Summer of Lock-in Lit: Poems from ‘Sparrows Are Not a Breed of Wind’

Then, sitting on a heap of stones, I opened the book I was holding and started to read the poems within, written by the Iraqi poet Adhab al-Rikaby, who was also a guest at the forum. The haiku poem, as al-Rikaby says, is a poem that does not lean on the rhythm of nature only to be immortal, but to be a life, a joy and a dream. me and the bee.. Huda Fakhreddine
Essays in our stay-at-home series
Hisham Bustani’s ‘Eyes without a Face, or: Waiting with Billy Idol in Jordan’
Cartoons in our stay-at-home series
Popeye & Curly
#
To support the   ongoing work of ArabLit and   ArabLit Quarterly,   consider buying an issue for yourself or a friend, or helping us out by donating through Patreonor PayPal, or, if you have one, by   asking your institution to take out a   subscription to the magazine. He began publishing in 1979 and has brought out   13 books of verse and   18 works of literary criticism. and fruit
 
 
9
الشتاءُ
،يُثمرُ ربيعاً
الربيعُ
،يُنهي أحلامَهُ صيفٌ
  ،الصّيفُ
،بلا سلامٍ
يتركُ كرسيَّ السلطةِ
!!للخريف
 
Winter yields a Spring
Spring’s dreams are ruined by
Summer. We enjoyed the poem… This was his third collection of haiku (Sparrows are not a Breed of Wind), and what other genre of poetry should you read amidst the hospitality of nature? And the branch envies
the sparrow
for its wandering
and freedom
 
 
4
  ترى الزهرةُ نفسَها
  ،ملكة ً
يرى الجبلُ نفسَهُ
،إمبراطوراً
يرى العصفورُ نفسَهُ
،عازفاً
ويرى
..العاشقُ نفسَهُ
  !!كلَّ هؤلاءِ
 
The flower fancies itself
a queen,
The mountain fancies itself
an emperor,
The sparrow fancies itself
a musician,
And the lover fancies himself
all of these!  
2
العصافيرِ والبلابلِ
مُتفقانِ
على أنَّ صداقة َ
العواصفِ
  ..كذبٌ
  !!ووهمٌ
Sparrows and bulbuls
agree that
friendly storms
are a lie… and
an illusion
 
3
  يحسدُ
العصفورُ الوحيد
غصنَ الشجرةِ
على استقرارهِ
ويحسدُ الغصنُ
العصفورَ
على أسفارهِ
  !!وحُريّته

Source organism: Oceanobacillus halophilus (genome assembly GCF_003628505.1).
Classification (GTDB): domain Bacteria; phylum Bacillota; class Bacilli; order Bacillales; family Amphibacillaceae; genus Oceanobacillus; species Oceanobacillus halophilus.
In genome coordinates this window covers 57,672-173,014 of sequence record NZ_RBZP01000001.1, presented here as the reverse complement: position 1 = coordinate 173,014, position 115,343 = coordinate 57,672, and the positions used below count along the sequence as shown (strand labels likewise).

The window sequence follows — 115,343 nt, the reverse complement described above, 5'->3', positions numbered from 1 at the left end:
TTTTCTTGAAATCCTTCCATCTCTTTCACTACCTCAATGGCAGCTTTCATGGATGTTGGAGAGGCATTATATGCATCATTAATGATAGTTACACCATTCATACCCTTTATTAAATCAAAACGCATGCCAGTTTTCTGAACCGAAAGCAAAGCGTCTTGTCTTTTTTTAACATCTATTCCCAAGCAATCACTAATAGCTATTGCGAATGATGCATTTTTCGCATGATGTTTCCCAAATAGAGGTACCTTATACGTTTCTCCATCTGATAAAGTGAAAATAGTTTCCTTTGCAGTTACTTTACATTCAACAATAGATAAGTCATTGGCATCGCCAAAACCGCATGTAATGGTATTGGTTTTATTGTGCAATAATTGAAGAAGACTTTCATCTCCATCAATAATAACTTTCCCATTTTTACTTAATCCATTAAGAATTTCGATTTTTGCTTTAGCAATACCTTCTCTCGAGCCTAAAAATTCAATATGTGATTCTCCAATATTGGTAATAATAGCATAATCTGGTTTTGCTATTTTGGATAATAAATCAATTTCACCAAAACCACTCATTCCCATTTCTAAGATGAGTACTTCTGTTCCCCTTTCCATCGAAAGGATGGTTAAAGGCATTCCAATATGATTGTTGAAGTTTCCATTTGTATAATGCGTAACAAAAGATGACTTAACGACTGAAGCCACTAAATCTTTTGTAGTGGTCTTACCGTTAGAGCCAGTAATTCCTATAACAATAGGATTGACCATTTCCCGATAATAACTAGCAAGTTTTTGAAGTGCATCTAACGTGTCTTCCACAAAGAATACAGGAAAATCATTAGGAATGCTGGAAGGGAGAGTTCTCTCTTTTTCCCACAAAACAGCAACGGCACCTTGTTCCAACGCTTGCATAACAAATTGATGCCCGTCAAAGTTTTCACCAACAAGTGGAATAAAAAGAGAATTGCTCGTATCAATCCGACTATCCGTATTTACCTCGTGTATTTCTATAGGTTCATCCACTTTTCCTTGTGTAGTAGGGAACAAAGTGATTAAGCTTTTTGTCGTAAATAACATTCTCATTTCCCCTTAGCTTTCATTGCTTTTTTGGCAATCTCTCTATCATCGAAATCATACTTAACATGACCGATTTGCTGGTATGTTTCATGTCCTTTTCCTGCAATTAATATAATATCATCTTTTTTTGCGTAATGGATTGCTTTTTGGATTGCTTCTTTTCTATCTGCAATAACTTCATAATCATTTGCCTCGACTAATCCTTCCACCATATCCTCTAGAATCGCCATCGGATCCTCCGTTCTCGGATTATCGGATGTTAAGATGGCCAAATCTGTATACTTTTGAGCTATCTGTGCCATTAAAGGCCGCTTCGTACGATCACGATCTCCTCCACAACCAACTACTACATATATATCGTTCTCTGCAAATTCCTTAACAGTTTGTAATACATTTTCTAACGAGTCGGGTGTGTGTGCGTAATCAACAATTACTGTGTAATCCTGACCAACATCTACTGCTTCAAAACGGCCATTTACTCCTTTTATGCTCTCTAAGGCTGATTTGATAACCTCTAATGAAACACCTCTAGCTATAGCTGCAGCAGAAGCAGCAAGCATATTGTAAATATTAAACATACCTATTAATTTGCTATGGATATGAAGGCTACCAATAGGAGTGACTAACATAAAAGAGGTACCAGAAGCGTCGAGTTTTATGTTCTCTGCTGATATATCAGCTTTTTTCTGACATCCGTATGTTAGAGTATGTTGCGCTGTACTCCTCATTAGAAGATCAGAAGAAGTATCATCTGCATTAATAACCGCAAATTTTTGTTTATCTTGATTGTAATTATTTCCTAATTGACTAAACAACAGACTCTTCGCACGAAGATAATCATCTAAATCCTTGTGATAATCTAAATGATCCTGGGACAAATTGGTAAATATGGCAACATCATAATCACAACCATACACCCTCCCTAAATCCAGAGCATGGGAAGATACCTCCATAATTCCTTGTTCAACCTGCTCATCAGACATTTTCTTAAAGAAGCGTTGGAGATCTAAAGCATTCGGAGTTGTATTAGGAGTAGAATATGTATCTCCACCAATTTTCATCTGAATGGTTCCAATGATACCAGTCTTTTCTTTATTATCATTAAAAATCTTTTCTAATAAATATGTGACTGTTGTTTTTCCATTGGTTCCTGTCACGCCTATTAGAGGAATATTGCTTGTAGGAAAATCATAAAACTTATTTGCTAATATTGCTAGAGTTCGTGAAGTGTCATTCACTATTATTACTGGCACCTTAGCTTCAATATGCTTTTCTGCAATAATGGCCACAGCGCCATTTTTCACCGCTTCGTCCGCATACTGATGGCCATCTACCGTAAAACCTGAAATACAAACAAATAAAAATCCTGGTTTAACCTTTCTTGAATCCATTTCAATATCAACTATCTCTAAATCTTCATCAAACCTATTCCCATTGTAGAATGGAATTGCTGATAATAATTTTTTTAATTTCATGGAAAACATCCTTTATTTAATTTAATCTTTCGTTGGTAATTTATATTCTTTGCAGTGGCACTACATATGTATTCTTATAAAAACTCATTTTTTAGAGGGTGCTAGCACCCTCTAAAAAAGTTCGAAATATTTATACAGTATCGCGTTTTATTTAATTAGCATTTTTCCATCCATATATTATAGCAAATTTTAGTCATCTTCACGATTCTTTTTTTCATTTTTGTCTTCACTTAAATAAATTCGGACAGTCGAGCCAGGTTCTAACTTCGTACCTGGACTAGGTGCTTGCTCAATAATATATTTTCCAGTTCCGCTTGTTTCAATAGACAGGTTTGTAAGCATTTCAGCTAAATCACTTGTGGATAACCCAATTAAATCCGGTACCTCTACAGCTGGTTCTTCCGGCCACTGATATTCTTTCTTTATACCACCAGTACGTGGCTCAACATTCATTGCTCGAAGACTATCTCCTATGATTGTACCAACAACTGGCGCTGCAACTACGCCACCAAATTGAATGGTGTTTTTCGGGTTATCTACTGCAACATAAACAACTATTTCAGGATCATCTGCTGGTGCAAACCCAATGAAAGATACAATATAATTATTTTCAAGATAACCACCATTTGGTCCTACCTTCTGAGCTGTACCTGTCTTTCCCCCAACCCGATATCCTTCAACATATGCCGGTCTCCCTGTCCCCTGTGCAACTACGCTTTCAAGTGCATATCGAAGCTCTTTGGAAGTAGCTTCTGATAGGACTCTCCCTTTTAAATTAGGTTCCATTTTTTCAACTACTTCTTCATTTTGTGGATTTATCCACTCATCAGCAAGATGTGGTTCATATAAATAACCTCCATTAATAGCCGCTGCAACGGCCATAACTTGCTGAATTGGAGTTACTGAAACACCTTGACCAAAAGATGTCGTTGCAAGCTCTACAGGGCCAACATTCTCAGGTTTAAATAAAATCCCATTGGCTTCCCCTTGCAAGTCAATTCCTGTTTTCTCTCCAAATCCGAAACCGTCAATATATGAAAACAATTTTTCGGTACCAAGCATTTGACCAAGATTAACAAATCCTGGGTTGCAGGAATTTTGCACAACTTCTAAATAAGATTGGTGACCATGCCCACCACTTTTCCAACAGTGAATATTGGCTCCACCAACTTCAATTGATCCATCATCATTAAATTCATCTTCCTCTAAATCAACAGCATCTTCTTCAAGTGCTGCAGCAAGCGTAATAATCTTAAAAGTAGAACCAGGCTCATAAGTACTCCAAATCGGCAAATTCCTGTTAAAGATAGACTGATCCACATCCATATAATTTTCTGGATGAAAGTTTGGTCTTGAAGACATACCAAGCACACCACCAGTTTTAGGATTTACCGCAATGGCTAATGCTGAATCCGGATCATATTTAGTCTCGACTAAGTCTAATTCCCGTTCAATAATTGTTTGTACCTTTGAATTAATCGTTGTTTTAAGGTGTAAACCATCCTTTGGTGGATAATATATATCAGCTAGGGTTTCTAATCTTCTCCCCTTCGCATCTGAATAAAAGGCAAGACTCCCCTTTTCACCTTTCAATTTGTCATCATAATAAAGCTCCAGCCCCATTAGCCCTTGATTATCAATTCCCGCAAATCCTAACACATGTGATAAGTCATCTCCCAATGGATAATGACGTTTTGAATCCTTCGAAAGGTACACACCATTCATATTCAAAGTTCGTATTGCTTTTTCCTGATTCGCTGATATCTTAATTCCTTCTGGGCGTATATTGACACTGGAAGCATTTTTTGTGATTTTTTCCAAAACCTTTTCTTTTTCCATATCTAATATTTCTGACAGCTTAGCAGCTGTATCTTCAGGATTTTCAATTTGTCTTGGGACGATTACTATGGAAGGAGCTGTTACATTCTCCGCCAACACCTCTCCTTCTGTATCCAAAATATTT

The lonely sparrow envies
the branch of the tree
its stability. After dawn on my first day, I walked out, barefoot, on dew-wet grass, chasing the sunrise. Mustafa Adam
Belal Fadl’s 2007 satire “Into the Tunnel,” tr. Her short-story collection   Final Night   was translated to English by Denys Johnson-Davies.   ..  
5
  لا يثيرُ
خريرُ الماءِ
أيَّ إحساسٍ
لدى
!شجرة ُ الصفصاف
 
The murmur of water
stirs no feeling
inside the willow tree
 
6
  كتابُ المطرِ
آخرُ
ما تُفكّرُ
الصحراءُ
  !!في قراءتهِ
 
The Book of Rain
is the last thing
a desert would think
to read
 
7
 
ابتهاجاً
بعيدِ ميلادهِ
يُوّزعُ الشتاءُ
  ..مجاناً
أثوابَ الثلجِ
  !!والمطرِ
 
To celebrate
its birthday
Winter gives away
free garments
of snow
and rain
 
8
  وهوَ
يحتفلُ
،بعودتهِ إلى الحياةِ
يُقدّمُ الصّيفُ
لزائريهِ
..الماءَ العذبَ
!!والفاكهة
 
And celebrating its rebirth
Summer offers visitors
sweet water… Summer of Lock-in Lit: Poems from ‘Sparrows Are Not a Breed of Wind’

“The lonely sparrow,” Adhab al-Rikaby writes, “envies   the branch of the tree”:
By Buthaina Al Nasiri
What attracted me to these poems? Nariman Youssef
Poems in our stay-at-home series
Ghareeb Iskander’s ‘A Letter to Adil’, translated by Hassan Abdulrazzaq
4 Poems by Jan Dost, translated by Mey Dost
Issa Hassan Al-Yasiri’s ‘A Primitive Prayer for Uruk,’ translated by Ghareeb Iskander, with thanks to Hassan Abdulrazzak
‘A Street in the Pandemic’ & Other Poems by Jawdat Fakhreddine, tr. #
Adhab Al Rikaby is an Iraqi poet and literary critic who lives in Alexandria, Egypt. At the Arab Narration Forum, which was held in the fall of 2017 by the Sharjah Ministry of Culture in Luxor, Egypt, my hotel room overlooked a huge garden that extended to the river that separates the city’s east side from its west. #
#
Short stories in our stay-at-home series:
Tareq Emam’s ‘The Tale of the Woman with One Eye,’   translated by Katherine Van de Vate
Zakaria Tamer’s ‘The Flower,’ tr. Buthaina Al Nasiri is an Iraqi author who has lived in Cairo since 1979. On a windy day,
flowers see no need
to win a strong storm’s favor. Adil Babikir
‘Eyes Shut’ by Rami Tawil, tr. Well, let me see: the sun, the sparrows, the dew, and of course the bees. Karim Zidan
Ali el-Makk’s ‘Forty-One Minarets’,   tr. From ‘Sparrows Are Not a Breed of Wind’
Poems by Adhab Al -Rikaby
Translated from Arabic by Buthaina Al Nasiri
 
1
  يعتذرُ
الندى
والعنادلُ والعصافيرُ
عن حضورِ
ميلادٍ زهرةِ البنفسجِ
إلاّ
  !!النَّحلة
 
The dew apologizes
for not attending
the birth of the violet
as do nightingales and sparrows   … The first joy that overwhelmed me that day, was reading the poem below, where the dew apologizes. but not
the bee! Nashwa Gowanlock
Bushra Fadil’s ‘Phosphorus at the Bottom of a Well.’   tr. Summer, without farewell
cedes authority
to Autumn
 
 
10
يعرفُ
العصفورُ
،قدومَ الربيعِ
من وجهِ الشتاءِ
  !!الشاحبْ
 
The sparrow divines
the advent of Spring
from a sallow-faced Winter
 
11
 
لا ترى
العصافيرُ ضرورة ً
لمديح الحريةِ
،في نهارٍ عاصفٍ
لا ترى
الأزهارُ ضرورة ً
لكسبِ ودِّ عاصفةٍ
،هوجاءَ
لا ترى
الصحراءُ ضرورة ً
للردِّ
!على رسائلِ المطر
 
Sparrows see no need
to cheer freedom. I read the poem in an audible voice to a bee that was buzzing around me, then flying to land on the leaves of a tree. He is considered a pioneer of Arabic haiku. Marilyn Hacker
Lock-in Limited Release: Naguib Mahfouz’s ‘The Man in the Picture’, tr. but not the bee! And the desert sees no need
to answer the messages of rain!